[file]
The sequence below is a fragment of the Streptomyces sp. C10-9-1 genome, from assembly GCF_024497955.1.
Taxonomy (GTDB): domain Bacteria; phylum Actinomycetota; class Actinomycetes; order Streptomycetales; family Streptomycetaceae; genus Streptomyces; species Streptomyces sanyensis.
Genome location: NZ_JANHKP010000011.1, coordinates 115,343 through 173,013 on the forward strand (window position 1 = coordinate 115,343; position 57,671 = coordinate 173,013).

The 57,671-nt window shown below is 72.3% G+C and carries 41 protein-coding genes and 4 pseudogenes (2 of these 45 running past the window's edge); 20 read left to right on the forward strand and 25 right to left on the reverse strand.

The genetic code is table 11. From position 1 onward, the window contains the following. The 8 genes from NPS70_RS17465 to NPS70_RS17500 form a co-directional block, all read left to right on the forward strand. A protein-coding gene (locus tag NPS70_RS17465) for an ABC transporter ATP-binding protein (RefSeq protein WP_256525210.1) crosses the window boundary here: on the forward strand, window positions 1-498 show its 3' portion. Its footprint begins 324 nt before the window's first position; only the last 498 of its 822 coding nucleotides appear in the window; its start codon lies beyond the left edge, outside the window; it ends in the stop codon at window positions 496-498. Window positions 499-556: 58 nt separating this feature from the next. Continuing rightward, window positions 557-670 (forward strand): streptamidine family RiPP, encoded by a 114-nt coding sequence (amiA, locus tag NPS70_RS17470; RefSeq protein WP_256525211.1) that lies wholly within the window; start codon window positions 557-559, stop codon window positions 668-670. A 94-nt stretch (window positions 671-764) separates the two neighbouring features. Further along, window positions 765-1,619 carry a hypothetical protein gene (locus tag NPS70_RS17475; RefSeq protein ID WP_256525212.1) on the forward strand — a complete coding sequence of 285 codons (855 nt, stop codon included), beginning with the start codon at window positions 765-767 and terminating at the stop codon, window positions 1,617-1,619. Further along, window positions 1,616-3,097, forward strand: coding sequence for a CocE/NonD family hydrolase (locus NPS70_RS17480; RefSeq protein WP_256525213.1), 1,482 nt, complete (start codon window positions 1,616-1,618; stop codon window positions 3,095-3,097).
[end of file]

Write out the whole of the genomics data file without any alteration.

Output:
The sequence below is a fragment of the Streptomyces sp. C10-9-1 genome, from assembly GCF_024497955.1.
Taxonomy (GTDB): domain Bacteria; phylum Actinomycetota; class Actinomycetes; order Streptomycetales; family Streptomycetaceae; genus Streptomyces; species Streptomyces sanyensis.
Genome location: NZ_JANHKP010000011.1, coordinates 115,343 through 173,013 on the forward strand (window position 1 = coordinate 115,343; position 57,671 = coordinate 173,013).

The 57,671-nt window shown below is 72.3% G+C and carries 41 protein-coding genes and 4 pseudogenes (2 of these 45 running past the window's edge); 20 read left to right on the forward strand and 25 right to left on the reverse strand.

The genetic code is table 11. From position 1 onward, the window contains the following. The 8 genes from NPS70_RS17465 to NPS70_RS17500 form a co-directional block, all read left to right on the forward strand. A protein-coding gene (locus tag NPS70_RS17465) for an ABC transporter ATP-binding protein (RefSeq protein WP_256525210.1) crosses the window boundary here: on the forward strand, window positions 1-498 show its 3' portion. Its footprint begins 324 nt before the window's first position; only the last 498 of its 822 coding nucleotides appear in the window; its start codon lies beyond the left edge, outside the window; it ends in the stop codon at window positions 496-498. Window positions 499-556: 58 nt separating this feature from the next. Continuing rightward, window positions 557-670 (forward strand): streptamidine family RiPP, encoded by a 114-nt coding sequence (amiA, locus tag NPS70_RS17470; RefSeq protein WP_256525211.1) that lies wholly within the window; start codon window positions 557-559, stop codon window positions 668-670. A 94-nt stretch (window positions 671-764) separates the two neighbouring features. Further along, window positions 765-1,619 carry a hypothetical protein gene (locus tag NPS70_RS17475; RefSeq protein ID WP_256525212.1) on the forward strand — a complete coding sequence of 285 codons (855 nt, stop codon included), beginning with the start codon at window positions 765-767 and terminating at the stop codon, window positions 1,617-1,619. Further along, window positions 1,616-3,097, forward strand: coding sequence for a CocE/NonD family hydrolase (locus NPS70_RS17480; RefSeq protein WP_256525213.1), 1,482 nt, complete (start codon window positions 1,616-1,618; stop codon window positions 3,095-3,097).